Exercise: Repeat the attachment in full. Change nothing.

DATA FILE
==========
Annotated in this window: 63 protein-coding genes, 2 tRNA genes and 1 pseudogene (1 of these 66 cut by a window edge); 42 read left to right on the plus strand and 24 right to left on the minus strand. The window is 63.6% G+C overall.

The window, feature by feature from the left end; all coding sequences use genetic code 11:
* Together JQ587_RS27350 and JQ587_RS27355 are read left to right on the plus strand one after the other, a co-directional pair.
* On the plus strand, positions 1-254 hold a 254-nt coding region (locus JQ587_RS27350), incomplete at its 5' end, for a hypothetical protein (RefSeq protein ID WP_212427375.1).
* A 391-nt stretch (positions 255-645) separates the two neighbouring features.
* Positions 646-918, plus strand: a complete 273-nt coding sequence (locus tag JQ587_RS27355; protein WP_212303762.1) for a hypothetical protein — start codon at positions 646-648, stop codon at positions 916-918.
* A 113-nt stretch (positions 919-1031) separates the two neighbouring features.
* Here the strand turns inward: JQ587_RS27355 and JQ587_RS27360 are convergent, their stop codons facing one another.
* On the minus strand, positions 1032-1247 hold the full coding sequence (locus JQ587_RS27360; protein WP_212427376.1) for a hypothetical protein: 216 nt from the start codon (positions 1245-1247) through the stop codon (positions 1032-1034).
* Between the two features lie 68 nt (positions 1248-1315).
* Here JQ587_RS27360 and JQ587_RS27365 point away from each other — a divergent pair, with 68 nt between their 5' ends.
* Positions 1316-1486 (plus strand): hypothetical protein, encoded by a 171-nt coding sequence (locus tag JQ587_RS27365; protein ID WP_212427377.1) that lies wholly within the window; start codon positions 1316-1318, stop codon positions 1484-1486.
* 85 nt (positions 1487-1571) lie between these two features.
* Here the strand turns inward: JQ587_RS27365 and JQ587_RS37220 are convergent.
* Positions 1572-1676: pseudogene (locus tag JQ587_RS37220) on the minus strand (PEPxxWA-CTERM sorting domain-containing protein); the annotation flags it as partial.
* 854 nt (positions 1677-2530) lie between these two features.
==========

Annotated in this window: 63 protein-coding genes, 2 tRNA genes and 1 pseudogene (1 of these 66 cut by a window edge); 42 read left to right on the plus strand and 24 right to left on the minus strand. The window is 63.6% G+C overall.

The window, feature by feature from the left end; all coding sequences use genetic code 11:
* Together JQ587_RS27350 and JQ587_RS27355 are read left to right on the plus strand one after the other, a co-directional pair.
* On the plus strand, positions 1-254 hold a 254-nt coding region (locus JQ587_RS27350), incomplete at its 5' end, for a hypothetical protein (RefSeq protein ID WP_212427375.1).
* A 391-nt stretch (positions 255-645) separates the two neighbouring features.
* Positions 646-918, plus strand: a complete 273-nt coding sequence (locus tag JQ587_RS27355; protein WP_212303762.1) for a hypothetical protein — start codon at positions 646-648, stop codon at positions 916-918.
* A 113-nt stretch (positions 919-1031) separates the two neighbouring features.
* Here the strand turns inward: JQ587_RS27355 and JQ587_RS27360 are convergent, their stop codons facing one another.
* On the minus strand, positions 1032-1247 hold the full coding sequence (locus JQ587_RS27360; protein WP_212427376.1) for a hypothetical protein: 216 nt from the start codon (positions 1245-1247) through the stop codon (positions 1032-1034).
* Between the two features lie 68 nt (positions 1248-1315).
* Here JQ587_RS27360 and JQ587_RS27365 point away from each other — a divergent pair, with 68 nt between their 5' ends.
* Positions 1316-1486 (plus strand): hypothetical protein, encoded by a 171-nt coding sequence (locus tag JQ587_RS27365; protein ID WP_212427377.1) that lies wholly within the window; start codon positions 1316-1318, stop codon positions 1484-1486.
* 85 nt (positions 1487-1571) lie between these two features.
* Here the strand turns inward: JQ587_RS27365 and JQ587_RS37220 are convergent.
* Positions 1572-1676: pseudogene (locus tag JQ587_RS37220) on the minus strand (PEPxxWA-CTERM sorting domain-containing protein); the annotation flags it as partial.
* 854 nt (positions 1677-2530) lie between these two features.